La Cage tells the story of Georges and Albin (played by Daniel Davis and Gary Beach), who are told by their son Jean-Michel (played by Gavin Creel) that he is marrying Anne (Angela Gaylor), the daughter of a morals crusader. What Anne and her parents don't know is that the new in-laws are not only gay but run a notorious drag cabaret — with Albin as the marquee star, Zaza.
Cue the conflict, both between the two families and within the non-traditional family.
A lot has changed in 20 years since the musical based on the film and play of the same name opened in its splashy original production. Gay marriage is a serious issue across the country, gay-themed "Will & Grace" and "Queer as Folk" are TV staples and AIDS — then considered a disease limited to the gay community — has become a pandemic. In 2004, a new conservatism represented by both George W. Bush and the multi-state banning of gay marriage has emerged across the nation.
Librettist Harvey Fierstein told Playbill On-Line he's not so sure a lot has changed culturally since 1983.
"You know, it's kinda scary, but it's not different," Fierstein said. "When the [gay father characters in La Cage] are talking about Anne's father belonging to a political party, they say, 'He's the deputy general of the TFM.' 'What's the TFM?' 'The Tradition, Family and Morality Party.' I think that could have been written this week. The Tradition Family Morality Party? It sounds like I just wrote it. When this loving couple is out in public on the Promenade, and everyone treats them as another couple — they're a successful business couple — Georges starts singing to Albin. When he puts his hands on him, he says, 'Please, Georges, we're in public view.' Even in New York City, two men who might have been together for 40 years walk out on the street touching each other, and people will stare. As far as we think we've come, we haven't. Yet, we have come — because nothing moves backward." Minor script and score changes are evident in the revival. Theatregoers at the previews since Nov. 11 noted a frisky counterpoint melody and lyric in "With Anne on My Arm," and Fierstein has added some lines he had to cut for fear of alienating some people back in 1983.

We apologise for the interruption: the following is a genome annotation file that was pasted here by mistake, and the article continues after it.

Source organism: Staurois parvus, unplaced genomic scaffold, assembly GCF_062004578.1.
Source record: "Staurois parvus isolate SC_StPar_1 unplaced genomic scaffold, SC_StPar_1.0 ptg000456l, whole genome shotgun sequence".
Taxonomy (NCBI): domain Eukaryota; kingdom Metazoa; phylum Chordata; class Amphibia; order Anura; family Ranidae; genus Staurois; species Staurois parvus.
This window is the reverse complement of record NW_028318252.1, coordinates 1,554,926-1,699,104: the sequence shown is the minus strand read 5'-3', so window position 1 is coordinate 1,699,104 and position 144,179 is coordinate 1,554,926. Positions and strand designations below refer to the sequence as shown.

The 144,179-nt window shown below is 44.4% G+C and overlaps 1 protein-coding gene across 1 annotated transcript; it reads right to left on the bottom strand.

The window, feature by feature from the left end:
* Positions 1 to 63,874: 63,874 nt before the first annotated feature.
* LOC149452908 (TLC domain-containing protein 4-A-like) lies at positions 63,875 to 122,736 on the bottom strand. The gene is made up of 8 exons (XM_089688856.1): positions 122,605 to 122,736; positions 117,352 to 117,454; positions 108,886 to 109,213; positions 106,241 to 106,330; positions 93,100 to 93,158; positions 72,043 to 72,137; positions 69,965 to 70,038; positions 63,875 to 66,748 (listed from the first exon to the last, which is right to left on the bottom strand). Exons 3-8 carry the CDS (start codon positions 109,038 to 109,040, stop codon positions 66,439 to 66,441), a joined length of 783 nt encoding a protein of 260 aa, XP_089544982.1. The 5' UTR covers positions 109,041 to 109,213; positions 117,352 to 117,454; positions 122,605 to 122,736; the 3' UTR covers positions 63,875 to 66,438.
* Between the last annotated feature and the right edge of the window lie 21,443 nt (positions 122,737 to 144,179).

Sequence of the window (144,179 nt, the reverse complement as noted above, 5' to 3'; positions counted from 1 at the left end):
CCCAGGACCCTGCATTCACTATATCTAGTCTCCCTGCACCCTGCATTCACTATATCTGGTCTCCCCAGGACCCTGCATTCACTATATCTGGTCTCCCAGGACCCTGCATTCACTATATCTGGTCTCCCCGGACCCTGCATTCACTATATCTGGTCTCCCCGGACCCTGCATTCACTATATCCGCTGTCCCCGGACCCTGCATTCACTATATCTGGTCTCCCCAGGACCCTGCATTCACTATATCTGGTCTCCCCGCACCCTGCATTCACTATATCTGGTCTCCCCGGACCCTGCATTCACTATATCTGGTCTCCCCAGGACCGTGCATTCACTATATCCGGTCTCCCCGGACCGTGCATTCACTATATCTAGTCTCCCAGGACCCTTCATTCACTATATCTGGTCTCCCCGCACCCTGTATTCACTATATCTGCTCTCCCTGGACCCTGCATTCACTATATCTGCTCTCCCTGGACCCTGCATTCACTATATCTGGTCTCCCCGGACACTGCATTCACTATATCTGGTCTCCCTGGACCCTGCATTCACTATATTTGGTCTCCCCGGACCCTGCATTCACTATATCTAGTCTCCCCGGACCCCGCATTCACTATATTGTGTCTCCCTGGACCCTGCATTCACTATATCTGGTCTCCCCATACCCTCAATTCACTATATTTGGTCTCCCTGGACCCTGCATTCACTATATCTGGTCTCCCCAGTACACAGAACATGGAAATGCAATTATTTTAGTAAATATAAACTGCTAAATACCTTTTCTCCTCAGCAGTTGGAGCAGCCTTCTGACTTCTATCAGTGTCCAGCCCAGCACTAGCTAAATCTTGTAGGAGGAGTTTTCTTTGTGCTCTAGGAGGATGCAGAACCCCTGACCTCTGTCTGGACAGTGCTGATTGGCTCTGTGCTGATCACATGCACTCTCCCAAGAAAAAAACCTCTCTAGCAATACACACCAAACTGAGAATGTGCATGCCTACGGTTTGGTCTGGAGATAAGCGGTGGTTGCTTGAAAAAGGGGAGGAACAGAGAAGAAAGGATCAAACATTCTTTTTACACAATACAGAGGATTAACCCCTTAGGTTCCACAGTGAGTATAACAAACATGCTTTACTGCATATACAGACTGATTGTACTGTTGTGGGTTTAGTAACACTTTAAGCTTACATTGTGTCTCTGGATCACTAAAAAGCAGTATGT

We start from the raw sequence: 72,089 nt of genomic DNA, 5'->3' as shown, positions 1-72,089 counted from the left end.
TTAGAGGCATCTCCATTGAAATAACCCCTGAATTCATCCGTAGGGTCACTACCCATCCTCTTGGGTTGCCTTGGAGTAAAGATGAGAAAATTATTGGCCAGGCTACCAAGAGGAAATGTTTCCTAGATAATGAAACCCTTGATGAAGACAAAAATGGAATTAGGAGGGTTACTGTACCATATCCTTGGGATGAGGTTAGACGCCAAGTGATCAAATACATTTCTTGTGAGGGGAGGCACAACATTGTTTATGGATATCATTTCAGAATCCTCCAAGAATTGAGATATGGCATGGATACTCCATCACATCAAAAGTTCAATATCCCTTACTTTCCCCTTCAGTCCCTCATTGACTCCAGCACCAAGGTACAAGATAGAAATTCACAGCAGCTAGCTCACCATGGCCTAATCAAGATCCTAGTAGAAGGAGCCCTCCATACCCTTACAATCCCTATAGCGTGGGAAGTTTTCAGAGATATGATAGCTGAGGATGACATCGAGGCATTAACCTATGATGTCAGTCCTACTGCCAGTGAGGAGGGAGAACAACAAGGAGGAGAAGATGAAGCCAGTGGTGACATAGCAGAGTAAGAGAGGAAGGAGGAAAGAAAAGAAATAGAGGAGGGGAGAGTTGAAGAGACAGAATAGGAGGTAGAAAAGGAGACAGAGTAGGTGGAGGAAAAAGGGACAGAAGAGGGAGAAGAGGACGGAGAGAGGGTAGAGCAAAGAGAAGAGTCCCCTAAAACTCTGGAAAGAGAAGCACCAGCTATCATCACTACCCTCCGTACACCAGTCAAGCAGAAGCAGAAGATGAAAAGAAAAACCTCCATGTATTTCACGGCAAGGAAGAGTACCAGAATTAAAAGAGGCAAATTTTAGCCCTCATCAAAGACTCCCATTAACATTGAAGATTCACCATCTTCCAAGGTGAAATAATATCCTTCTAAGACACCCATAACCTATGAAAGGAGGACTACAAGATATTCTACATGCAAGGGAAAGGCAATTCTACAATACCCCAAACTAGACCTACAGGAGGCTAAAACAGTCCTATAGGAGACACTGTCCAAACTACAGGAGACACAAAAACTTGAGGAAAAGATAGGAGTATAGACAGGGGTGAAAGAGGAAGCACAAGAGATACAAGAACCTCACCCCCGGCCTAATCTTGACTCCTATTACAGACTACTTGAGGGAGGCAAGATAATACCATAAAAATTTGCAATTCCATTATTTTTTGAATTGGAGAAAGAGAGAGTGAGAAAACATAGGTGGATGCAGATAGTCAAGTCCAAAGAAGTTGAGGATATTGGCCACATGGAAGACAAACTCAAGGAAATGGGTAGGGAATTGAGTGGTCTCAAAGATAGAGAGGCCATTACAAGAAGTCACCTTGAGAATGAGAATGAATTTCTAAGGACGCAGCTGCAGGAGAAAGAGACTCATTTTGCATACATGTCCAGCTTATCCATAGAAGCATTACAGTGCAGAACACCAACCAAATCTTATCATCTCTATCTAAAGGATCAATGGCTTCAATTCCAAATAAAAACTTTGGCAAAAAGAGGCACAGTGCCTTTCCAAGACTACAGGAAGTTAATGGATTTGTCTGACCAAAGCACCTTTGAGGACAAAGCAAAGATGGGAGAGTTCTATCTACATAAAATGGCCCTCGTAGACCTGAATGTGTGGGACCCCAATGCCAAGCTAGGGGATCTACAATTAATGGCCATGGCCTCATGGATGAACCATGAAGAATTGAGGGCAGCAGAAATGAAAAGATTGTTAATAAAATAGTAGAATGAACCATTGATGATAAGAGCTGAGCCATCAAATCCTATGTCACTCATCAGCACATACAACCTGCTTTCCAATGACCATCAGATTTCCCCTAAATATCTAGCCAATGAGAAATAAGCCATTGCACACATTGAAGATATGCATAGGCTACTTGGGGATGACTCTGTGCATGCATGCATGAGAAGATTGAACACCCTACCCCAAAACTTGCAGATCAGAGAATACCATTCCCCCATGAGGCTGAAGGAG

Of the revisions, Herman admitted, "We tweaked, but they were small. Harvey has added some funny new lines — not that he had to! We had a chance to make it even better. I added some funny lines for Georges in the son's song, 'With Anne on My Arm,' and it's made a difference. Only people who really know the show well will see the difference, but a lot of those places are stronger and funnier, but basically it's the same."
No new songs were added and no cuts were made. "The score is intact!" Herman said.
The production is set in the present-day, not in the 1980s, when the musical first appeared. Composer-lyricist Herman and librettist Fierstein won Tony Awards for their work on the show.
Ruth Williamson, Michael Mulheren, Linda Balgord, John Shuman and Michael Benjamin Washington are among featured players in the new Broadway production of La Cage aux Folles. In the musical comedy about marriage, family and love, Mulheren (The Boy From Oz) and Balgord (Cats, Aspects of Love) play the ultra-conservative parents of Anne, who is engaged to Jean-Michel (Tony Award nominee Gavin Creel, of Thoroughly Modern Millie).
The title nightspot is populated by flashy folk such as local restaurateur Jacqueline (Williamson) and housemaid Jacob (Washington). John Shuman plays Francis, the nightclub's stage manager.
The company also includes Adrian Bailey, Bryan Batt, Paul Canaan, Joey Dudding, Merwin Foard, Christopher Freeman, Patty Goble, Dale Hensley, John Hillner, Leah Horowitz, Clark Johnsen, Paul McGill, Brad Musgrove, Eric Otte, Nathan Peck, Andy Pellick, T. Oliver Reid, Jermaine Rembert, Dorothy Stanley, Charlie Sutton, Will Taylor, Josh Walden and Emma Zaks.
Jerry Mitchell (The Full Monty, Never Gonna Dance, Dirty Rotten Scoundrels) choreographs the flashy and heartfelt musical, which includes nightclub numbers with a chorus line in drag. His ambitious dance numbers (like the title sequence) have been earning thunderous applause.
The score includes "Song on the Sand," "Look Over There," "We Are What We Are," "A Little More Mascara," "With You on My Arm," "I Am What I Am," "The Best of Times" and more.
The original production opened on Broadway at the Palace Theatre on Aug. 21, 1983. It ran for 1,761 performances and won six Tony Awards including Best Musical. (Take a look at the original 1983 playbill in the Playbill Archives feature.)
Performances play Tuesday at 7 PM, Wednesday through Saturday at 8 PM, with matinees on Wednesday and Saturday at 2 PM, and Sunday at 3 PM. Note that during previews Tuesday performance are at 8 PM.
Tickets range $25-$100, and are available through Ticketmaster.com at (212) 307-4100.
For more information visit www.lacage.com.